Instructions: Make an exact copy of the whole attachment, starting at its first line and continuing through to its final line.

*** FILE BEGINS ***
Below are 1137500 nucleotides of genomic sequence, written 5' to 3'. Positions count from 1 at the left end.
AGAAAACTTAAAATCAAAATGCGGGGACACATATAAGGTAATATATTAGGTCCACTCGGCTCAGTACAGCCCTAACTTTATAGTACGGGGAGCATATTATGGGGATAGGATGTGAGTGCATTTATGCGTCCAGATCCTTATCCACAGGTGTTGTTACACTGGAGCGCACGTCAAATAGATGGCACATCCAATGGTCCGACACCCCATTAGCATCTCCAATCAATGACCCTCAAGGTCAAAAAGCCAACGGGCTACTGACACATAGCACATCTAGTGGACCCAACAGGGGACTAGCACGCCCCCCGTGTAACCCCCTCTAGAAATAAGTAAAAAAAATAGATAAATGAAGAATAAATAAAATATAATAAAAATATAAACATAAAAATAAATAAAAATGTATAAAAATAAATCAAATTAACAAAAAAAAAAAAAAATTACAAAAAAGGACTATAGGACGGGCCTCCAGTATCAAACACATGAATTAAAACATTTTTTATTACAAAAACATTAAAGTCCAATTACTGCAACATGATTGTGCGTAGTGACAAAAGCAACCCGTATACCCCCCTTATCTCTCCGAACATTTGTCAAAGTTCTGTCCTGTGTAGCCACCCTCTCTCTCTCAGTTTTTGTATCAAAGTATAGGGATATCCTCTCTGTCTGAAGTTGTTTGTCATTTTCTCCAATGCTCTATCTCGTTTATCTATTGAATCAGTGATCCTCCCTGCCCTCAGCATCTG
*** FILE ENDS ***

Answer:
Below are 1137500 nucleotides of genomic sequence, written 5' to 3'. Positions count from 1 at the left end.
AGAAAACTTAAAATCAAAATGCGGGGACACATATAAGGTAATATATTAGGTCCACTCGGCTCAGTACAGCCCTAACTTTATAGTACGGGGAGCATATTATGGGGATAGGATGTGAGTGCATTTATGCGTCCAGATCCTTATCCACAGGTGTTGTTACACTGGAGCGCACGTCAAATAGATGGCACATCCAATGGTCCGACACCCCATTAGCATCTCCAATCAATGACCCTCAAGGTCAAAAAGCCAACGGGCTACTGACACATAGCACATCTAGTGGACCCAACAGGGGACTAGCACGCCCCCCGTGTAACCCCCTCTAGAAATAAGTAAAAAAAATAGATAAATGAAGAATAAATAAAATATAATAAAAATATAAACATAAAAATAAATAAAAATGTATAAAAATAAATCAAATTAACAAAAAAAAAAAAAAATTACAAAAAAGGACTATAGGACGGGCCTCCAGTATCAAACACATGAATTAAAACATTTTTTATTACAAAAACATTAAAGTCCAATTACTGCAACATGATTGTGCGTAGTGACAAAAGCAACCCGTATACCCCCCTTATCTCTCCGAACATTTGTCAAAGTTCTGTCCTGTGTAGCCACCCTCTCTCTCTCAGTTTTTGTATCAAAGTATAGGGATATCCTCTCTGTCTGAAGTTGTTTGTCATTTTCTCCAATGCTCTATCTCGTTTATCTATTGAATCAGTGATCCTCCCTGCCCTCAGCATCTG